Advisory on actions to reinforce peaceful co-existence during the 2013 general elections
NATIONAL COHESION AND INTEGRATION COMMISSION
ADVISORY ON ACTIONS TO REINFORCE PEACEFUL CO-EXISTENCE DURING THE 2013 GENERAL ELECTIONS
Since the return to multi-party democracy, Kenya’s General Elections have been marred by violence in largely multi-ethnic regions of the country. The most extensive violence of this nature was witnessed in the aftermath of the pronouncement of the presidential elections results following the 2007 General Elections. The country is now facing the first General Election after the threat to sustained unity witnessed in 2008 and under a new governance structure instituted under the 2010 Constitution.
The National Cohesion and Integration Commission established under the National Cohesion and Integration Act, 2008 is under Section 25 (j) of the Act mandated to; ‘identify and analyze factors inhibiting the attainment of harmonious relations between ethnic communities, particularly barriers to their participation in social, economic, commercial, financial, cultural and political endeavours. The Commission is required to recommend to the Government and any other relevant public or private body how to overcome these factors’.
NCIC was recently engaged in monitoring of the political party nominations process that was conducted nationwide with a view to identifying potential triggers to violence in the coming General Elections.
The violence that was recently experienced in some parts of the country including the discontent expressed by Kenyans in addition to our findings have highlighted the need for concerted efforts to sustain the relative peace we have enjoyed in the last five years as we approach the General Elections.
NCIC thus makes the following recommendations:
a)The late delivery of ballot material in areas where there exists stiff competition between aspirants and/or parties poses a trigger to violence and should be mitigated
The outcome of our monitoring shows that areas where a number of parties are deemed stronger and/or where equally strong candidates are present, undoubtedly remain vulnerable to rumor mongering and political manipulation. It is also noted that the fact that aspirants were still able to ‘party-hop’ means that in many areas the contest that could have been concluded with party nominations have been postponed.
b)Conduct of Campaign Supporters
It was apparent (from the monitoring exercise) that the aspirants were more responsive to discussions to keep peace during campaigns but remained susceptible to manipulation from radical supporters. The need to ensure that supporters are not allowed to easily congregate around the tallying areas must be emphasized to control mob tendencies.
We appeal to all Kenyans to maintain peace at all times as they practice their Constitutional right to support candidates of their choice. They should not trample on other citizens’ rights as they continue to enjoy theirs.
c)Complete Impartiality of the Police and Administration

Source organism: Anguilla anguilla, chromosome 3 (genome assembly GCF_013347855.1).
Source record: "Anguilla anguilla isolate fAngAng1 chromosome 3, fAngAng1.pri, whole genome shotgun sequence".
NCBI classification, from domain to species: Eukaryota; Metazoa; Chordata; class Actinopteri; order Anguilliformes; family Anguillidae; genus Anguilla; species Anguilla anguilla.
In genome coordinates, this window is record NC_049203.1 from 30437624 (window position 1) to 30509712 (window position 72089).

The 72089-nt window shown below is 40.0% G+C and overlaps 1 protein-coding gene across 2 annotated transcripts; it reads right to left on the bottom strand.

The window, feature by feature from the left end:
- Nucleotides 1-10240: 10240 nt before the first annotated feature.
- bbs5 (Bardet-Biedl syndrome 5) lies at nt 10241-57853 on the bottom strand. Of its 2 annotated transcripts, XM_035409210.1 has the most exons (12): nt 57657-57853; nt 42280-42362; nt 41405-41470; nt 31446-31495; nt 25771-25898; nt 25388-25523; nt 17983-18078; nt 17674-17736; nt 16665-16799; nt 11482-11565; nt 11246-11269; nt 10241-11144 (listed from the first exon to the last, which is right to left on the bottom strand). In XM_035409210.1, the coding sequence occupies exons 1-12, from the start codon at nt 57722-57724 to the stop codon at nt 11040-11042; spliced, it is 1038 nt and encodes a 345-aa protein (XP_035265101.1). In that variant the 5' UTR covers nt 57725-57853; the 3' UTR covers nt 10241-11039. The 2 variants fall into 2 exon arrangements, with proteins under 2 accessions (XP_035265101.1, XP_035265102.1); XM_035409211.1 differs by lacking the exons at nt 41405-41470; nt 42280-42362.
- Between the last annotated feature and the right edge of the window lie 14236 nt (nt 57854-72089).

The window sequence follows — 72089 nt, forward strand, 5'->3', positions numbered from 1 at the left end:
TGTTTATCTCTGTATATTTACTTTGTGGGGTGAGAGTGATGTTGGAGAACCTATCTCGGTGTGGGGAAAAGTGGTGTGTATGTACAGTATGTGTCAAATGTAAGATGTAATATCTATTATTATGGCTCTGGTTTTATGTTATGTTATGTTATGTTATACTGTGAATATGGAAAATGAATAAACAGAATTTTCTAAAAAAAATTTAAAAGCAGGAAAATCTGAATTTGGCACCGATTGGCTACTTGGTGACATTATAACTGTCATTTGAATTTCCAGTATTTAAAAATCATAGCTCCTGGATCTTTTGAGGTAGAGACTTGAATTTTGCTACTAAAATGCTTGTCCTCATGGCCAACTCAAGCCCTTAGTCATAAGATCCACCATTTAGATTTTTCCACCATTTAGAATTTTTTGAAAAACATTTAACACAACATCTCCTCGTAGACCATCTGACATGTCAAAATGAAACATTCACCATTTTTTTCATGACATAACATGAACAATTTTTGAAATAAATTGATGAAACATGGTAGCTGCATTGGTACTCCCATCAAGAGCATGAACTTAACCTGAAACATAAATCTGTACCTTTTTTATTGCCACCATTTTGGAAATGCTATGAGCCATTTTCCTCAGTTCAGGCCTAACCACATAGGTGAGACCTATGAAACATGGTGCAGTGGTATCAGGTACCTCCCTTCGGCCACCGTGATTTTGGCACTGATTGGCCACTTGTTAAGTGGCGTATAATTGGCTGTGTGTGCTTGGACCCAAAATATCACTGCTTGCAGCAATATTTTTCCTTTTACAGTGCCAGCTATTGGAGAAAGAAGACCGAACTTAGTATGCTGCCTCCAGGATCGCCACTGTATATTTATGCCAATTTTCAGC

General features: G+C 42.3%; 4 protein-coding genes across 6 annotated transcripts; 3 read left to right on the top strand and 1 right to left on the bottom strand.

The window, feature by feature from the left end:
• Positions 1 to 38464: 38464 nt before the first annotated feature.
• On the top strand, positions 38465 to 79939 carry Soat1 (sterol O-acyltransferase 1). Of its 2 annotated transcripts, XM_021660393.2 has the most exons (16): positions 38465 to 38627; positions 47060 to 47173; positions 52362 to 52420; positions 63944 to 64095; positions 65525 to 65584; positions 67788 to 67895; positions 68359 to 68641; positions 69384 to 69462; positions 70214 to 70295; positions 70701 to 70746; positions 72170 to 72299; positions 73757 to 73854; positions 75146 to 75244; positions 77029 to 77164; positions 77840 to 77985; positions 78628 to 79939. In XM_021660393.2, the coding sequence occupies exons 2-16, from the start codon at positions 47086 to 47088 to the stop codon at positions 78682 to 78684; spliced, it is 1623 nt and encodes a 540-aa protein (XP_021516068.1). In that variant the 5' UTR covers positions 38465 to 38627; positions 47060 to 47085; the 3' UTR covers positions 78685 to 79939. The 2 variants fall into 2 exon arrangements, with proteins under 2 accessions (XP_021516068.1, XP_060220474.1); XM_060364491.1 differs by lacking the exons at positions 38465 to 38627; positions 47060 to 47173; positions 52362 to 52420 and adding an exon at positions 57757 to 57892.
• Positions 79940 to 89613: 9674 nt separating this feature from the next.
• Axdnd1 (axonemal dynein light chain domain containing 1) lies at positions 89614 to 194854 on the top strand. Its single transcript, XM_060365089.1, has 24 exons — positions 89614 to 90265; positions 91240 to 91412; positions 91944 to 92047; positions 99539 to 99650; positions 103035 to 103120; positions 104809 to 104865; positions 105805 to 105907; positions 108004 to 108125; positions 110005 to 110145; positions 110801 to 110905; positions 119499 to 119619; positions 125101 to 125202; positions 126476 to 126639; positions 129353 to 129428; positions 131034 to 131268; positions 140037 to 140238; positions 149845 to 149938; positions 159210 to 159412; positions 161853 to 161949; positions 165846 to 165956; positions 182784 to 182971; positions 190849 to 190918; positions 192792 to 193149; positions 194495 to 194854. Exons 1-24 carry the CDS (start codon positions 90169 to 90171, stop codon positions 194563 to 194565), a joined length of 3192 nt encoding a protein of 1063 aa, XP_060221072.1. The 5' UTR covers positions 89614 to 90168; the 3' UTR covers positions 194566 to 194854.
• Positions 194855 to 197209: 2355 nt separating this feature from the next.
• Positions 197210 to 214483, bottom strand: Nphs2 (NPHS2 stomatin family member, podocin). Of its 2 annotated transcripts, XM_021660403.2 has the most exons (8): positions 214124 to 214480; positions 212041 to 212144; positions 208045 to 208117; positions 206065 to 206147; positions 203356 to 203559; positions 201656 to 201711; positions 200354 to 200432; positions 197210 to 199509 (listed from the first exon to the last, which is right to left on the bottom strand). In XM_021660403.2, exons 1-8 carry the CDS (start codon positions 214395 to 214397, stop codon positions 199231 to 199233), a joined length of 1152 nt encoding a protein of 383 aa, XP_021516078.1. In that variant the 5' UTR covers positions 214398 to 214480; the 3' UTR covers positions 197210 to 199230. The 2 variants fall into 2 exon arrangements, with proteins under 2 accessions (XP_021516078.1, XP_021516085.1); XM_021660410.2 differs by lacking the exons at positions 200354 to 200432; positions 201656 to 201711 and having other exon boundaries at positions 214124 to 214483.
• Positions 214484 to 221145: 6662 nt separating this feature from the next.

The police have a specific enforcement role that must not be diluted by threats to peace. There is need to ensure that all officers working with the National Police Service, including special police officers appointed under the powers conferred to the Inspector General of Police, sustain law and order around the polling and tallying areas and have adequate knowledge of their roles and mandate. Kenya is raw from the 2007/8 violence and police impartiality will be paramount in ensuring peaceful General Elections.
d)All candidates need to be conversant with the current provisions of relevant laws that relate to keeping peace and order.
Reports of some aspirants marshaling wananchi to violence despite the existence of laws that criminalize such activities should not be tolerated. The existing dispute resolution mechanisms must be used exhaustively.
e)Sobriety and responsibility in communicating polling results
The fast pace and ease of access to communication channels such as social media and cell phones must not be abused or corrupted to relay unconfirmed information.
Only confirmed results should be relayed to avoid miscommunication. Those who engage in such shortcuts should face the law.
(i) Whereas prompt delivery of materials is essential for all polling stations, IEBC should put extra effort in potential hot spots where delivery of polling material need to be prioritized.
(ii)The suspicion Kenyans exhibited against the police force following the 2008 violence still exists. The need to act firmly and uphold the law is key if wananchi are to work with the National Police Service. The National Police Service need to ensure that all persons recruited and deployed at polling and tallying centers are conversant with the law.
(iii)Political parties need to ensure that all persons to whom they issue Party Certificates are sensitized on relevant laws especially sections of the NCI Act 2008 regarding hate speech and other laws relating to keeping peace and non-incitement to violence.
(v)Elections are important in any democratic society but the continuity of the nation is bigger than each and all. Thus the general populace needs to respect the law and remember at all times to put KENYA KWANZA!
Mzalendo N. Kibunjia, PhD., EBS